We should regard nuclear energy as something that could be available from new power stations in five years and could see us through the troubled times ahead when the climate changes and there are shortages of food and fuel and major demographic changes.

Those in Britain should think of the troubled years of the 1970s and early 1980s, when industrial conflict over coal threatened electricity supplies. It was the availability of nearly 30% of the electricity we used from nuclear energy that sustained the nation and stopped the quarrel turning into a civil war. The only thing that stops an immediate build of new nuclear electricity is legislation put in place by previous governments and unreasoning fear.

There are now more than 440 nuclear power stations in the world, producing 17% of all the electricity used, about the same percentage as hydro-electricity. Other sources of renewable energy - biofuels, wind, etc - produce only 2%. The safety record, their cost and the local acceptability of these fission-powered stations make them the most desirable of all sources. So why in the First World do we still persist in the falsehood that they are uniquely dangerous?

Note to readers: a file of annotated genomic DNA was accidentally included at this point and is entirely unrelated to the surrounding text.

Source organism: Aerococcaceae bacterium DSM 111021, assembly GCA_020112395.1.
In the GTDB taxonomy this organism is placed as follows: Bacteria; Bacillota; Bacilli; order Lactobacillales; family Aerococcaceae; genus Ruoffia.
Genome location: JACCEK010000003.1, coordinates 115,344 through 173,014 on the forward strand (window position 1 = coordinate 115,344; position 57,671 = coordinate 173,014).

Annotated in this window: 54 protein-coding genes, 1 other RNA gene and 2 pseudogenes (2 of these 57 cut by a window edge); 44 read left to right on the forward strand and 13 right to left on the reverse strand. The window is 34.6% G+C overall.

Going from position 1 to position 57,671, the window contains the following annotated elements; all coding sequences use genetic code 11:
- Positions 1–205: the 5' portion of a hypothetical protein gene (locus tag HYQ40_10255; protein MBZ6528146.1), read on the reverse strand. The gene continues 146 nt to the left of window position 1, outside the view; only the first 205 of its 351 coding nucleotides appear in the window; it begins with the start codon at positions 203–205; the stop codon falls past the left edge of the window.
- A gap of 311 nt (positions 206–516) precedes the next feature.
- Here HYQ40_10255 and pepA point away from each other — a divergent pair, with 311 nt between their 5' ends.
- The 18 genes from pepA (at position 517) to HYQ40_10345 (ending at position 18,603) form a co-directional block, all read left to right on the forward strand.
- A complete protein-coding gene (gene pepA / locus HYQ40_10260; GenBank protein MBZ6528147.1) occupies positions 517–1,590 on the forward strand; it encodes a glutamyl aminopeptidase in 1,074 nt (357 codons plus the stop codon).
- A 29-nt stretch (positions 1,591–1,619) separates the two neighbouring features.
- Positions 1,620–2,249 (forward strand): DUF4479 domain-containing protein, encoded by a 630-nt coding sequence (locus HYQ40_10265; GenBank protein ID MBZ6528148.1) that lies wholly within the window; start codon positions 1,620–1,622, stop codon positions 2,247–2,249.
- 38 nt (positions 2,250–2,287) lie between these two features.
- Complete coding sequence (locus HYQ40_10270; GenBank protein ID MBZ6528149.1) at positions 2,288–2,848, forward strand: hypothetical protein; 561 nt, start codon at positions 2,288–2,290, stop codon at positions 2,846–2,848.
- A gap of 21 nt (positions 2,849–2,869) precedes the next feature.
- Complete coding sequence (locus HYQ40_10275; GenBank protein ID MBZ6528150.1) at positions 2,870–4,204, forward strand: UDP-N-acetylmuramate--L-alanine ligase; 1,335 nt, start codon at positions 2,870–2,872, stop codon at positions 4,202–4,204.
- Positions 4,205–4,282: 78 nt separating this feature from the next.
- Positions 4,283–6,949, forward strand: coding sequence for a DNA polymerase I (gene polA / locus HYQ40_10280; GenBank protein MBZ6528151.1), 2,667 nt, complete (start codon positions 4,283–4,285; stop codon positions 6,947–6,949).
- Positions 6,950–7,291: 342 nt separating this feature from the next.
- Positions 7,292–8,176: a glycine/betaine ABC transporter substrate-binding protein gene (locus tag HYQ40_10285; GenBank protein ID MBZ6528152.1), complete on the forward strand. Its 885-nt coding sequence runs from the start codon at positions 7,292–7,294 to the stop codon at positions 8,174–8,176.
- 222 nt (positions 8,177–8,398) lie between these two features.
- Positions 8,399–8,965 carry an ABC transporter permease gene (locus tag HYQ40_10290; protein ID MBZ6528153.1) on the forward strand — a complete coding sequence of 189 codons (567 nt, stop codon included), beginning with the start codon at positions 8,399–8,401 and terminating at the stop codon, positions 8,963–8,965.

I think we fail to welcome nuclear energy as the one good and reliable power source because we have been grievously misled by a concatenation of lies. Falsehood has built on falsehood and is mindlessly repeated by the media until belief in the essential evil of all things nuclear is part of an instinctive response.